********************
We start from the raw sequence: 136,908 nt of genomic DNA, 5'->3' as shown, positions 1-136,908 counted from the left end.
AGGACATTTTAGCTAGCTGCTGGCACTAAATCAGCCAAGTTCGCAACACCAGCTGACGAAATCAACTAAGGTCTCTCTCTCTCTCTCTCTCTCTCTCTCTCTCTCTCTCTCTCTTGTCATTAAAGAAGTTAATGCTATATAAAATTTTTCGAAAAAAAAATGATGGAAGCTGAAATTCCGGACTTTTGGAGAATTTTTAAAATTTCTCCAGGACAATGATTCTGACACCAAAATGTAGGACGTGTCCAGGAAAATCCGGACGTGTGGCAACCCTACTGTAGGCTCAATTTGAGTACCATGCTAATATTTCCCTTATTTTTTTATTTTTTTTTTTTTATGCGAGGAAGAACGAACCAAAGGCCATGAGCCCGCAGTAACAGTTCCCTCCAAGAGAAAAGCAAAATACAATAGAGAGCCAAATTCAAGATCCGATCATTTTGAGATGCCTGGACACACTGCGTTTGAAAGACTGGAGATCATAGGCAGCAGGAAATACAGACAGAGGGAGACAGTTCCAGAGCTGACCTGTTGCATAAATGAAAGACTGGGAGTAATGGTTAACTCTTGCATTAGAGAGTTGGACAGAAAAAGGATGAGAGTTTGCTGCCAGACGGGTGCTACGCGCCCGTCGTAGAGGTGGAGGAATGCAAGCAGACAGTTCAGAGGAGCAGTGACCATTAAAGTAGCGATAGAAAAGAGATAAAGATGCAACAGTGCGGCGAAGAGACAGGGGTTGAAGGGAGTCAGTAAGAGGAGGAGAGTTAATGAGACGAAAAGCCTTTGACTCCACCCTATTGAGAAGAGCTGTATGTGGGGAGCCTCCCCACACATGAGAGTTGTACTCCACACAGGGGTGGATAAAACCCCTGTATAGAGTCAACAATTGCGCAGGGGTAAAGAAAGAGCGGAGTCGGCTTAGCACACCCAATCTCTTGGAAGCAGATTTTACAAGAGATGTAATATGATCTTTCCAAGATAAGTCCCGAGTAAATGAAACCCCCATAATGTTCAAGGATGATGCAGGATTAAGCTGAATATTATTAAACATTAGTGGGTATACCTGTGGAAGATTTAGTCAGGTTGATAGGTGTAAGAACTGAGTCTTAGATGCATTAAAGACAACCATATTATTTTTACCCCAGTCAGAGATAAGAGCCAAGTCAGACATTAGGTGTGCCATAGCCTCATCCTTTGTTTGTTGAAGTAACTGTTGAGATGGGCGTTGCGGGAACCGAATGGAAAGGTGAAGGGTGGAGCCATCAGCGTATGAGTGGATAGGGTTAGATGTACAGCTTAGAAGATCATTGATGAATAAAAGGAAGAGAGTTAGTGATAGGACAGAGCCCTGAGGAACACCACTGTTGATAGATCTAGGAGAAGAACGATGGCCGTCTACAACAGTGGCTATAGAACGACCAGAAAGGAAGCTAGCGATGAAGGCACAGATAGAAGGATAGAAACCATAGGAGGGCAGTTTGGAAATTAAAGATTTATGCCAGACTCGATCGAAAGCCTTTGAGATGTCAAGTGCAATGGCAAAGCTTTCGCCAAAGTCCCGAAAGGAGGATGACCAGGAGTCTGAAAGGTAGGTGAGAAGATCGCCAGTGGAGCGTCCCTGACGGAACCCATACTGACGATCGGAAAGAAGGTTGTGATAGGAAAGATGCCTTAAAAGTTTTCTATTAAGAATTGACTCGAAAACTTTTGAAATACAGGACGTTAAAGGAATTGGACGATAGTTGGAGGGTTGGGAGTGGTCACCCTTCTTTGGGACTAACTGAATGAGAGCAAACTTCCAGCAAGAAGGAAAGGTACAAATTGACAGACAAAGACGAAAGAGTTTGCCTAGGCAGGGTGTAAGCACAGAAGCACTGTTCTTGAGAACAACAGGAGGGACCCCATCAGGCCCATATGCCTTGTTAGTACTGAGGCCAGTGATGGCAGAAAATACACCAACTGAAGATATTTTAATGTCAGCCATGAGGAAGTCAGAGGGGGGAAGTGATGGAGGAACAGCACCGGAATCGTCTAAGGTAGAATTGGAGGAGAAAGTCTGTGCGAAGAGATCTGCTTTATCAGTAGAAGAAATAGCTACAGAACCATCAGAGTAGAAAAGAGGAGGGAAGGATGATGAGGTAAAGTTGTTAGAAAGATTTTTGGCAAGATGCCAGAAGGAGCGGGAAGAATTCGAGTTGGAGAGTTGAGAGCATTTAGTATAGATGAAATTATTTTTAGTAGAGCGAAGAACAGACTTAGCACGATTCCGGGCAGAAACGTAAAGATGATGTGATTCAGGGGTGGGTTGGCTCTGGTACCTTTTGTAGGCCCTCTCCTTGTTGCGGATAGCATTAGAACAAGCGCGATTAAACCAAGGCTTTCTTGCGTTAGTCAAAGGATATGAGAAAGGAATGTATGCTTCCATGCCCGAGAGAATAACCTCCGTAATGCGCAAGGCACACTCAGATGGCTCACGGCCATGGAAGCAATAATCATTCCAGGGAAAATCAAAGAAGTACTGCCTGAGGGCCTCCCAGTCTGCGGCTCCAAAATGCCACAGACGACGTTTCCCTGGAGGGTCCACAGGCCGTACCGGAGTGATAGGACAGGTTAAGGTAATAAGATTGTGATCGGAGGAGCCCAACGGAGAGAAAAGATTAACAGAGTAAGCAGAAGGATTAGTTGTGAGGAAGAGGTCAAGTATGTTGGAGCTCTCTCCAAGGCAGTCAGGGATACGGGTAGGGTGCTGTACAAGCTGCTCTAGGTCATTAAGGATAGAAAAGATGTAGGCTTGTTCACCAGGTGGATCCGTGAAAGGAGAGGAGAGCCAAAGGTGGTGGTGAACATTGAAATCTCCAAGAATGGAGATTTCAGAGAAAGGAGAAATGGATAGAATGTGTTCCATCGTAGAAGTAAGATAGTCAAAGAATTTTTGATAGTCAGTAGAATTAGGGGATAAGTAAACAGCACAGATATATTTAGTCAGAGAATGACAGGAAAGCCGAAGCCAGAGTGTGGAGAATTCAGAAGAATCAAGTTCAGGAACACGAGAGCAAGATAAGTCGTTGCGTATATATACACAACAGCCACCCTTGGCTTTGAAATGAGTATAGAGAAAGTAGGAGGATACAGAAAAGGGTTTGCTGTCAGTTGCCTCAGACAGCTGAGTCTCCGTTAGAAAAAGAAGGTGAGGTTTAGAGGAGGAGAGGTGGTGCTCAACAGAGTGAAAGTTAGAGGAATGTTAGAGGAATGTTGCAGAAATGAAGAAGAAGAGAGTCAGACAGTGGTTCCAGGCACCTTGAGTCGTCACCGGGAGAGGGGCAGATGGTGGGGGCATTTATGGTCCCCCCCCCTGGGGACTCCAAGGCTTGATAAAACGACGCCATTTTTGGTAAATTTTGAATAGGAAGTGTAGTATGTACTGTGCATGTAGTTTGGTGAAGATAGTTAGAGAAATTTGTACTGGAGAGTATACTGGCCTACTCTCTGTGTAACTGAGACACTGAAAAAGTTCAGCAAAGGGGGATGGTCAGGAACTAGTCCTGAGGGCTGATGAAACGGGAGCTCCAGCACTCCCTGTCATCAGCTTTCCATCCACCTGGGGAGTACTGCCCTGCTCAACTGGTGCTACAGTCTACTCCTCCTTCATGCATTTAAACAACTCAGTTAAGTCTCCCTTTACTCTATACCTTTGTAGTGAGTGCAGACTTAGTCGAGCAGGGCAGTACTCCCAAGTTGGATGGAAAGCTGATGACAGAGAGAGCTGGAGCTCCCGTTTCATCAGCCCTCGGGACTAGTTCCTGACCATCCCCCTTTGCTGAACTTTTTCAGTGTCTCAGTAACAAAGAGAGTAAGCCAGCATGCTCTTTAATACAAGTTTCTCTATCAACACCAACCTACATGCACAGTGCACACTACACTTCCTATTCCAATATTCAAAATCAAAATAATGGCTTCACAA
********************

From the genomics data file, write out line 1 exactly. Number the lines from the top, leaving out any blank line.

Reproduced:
We start from the raw sequence: 136,908 nt of genomic DNA, 5'->3' as shown, positions 1-136,908 counted from the left end.